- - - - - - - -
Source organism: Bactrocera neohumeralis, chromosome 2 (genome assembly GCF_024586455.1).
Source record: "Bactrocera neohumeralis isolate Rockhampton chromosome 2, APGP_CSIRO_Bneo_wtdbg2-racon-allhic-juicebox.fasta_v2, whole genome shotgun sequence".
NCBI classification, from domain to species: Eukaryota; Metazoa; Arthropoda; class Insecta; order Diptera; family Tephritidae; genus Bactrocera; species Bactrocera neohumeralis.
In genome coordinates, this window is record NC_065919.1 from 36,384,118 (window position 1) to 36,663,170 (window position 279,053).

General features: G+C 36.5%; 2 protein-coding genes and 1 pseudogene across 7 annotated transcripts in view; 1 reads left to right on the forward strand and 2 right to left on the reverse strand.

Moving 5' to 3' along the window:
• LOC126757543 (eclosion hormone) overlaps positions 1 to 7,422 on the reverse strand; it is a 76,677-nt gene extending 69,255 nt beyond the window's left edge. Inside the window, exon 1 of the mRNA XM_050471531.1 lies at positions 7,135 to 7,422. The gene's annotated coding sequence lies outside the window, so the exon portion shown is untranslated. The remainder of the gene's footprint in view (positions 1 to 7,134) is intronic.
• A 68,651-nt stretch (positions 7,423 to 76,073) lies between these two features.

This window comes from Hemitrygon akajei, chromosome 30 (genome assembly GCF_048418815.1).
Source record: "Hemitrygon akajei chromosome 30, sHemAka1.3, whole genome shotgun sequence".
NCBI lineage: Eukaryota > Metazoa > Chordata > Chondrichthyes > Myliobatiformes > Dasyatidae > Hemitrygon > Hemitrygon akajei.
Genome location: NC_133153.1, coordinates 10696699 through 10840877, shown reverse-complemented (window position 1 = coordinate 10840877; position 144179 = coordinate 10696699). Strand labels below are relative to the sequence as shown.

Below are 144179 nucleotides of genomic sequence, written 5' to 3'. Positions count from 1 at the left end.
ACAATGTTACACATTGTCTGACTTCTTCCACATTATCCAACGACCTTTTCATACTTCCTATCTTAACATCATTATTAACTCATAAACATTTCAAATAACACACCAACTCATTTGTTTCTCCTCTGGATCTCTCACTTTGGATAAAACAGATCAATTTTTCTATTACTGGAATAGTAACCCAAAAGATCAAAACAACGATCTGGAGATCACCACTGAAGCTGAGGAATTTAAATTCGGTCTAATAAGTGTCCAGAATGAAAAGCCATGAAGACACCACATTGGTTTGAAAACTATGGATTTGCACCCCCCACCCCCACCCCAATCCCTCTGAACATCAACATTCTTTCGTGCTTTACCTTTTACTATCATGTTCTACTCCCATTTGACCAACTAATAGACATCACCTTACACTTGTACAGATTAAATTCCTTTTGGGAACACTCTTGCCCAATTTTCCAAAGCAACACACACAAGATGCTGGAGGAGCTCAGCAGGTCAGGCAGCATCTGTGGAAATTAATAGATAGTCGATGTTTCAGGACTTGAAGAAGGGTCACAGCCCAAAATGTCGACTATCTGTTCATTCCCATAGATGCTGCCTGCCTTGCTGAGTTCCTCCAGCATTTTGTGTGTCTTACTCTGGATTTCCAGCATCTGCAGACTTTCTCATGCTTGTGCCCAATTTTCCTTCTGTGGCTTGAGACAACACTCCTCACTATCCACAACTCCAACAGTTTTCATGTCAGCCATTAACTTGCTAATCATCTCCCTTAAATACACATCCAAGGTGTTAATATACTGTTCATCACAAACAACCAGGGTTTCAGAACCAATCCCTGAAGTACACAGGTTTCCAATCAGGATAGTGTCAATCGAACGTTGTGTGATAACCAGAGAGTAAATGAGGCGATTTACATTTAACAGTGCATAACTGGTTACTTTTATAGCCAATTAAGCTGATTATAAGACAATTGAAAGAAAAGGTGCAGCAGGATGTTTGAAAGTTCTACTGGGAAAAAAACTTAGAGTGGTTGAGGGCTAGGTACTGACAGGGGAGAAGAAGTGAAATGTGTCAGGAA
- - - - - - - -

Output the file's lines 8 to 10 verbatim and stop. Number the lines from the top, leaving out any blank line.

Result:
• A 68,651-nt stretch (positions 7,423 to 76,073) lies between these two features.

This window comes from Hemitrygon akajei, chromosome 30 (genome assembly GCF_048418815.1).
Source record: "Hemitrygon akajei chromosome 30, sHemAka1.3, whole genome shotgun sequence".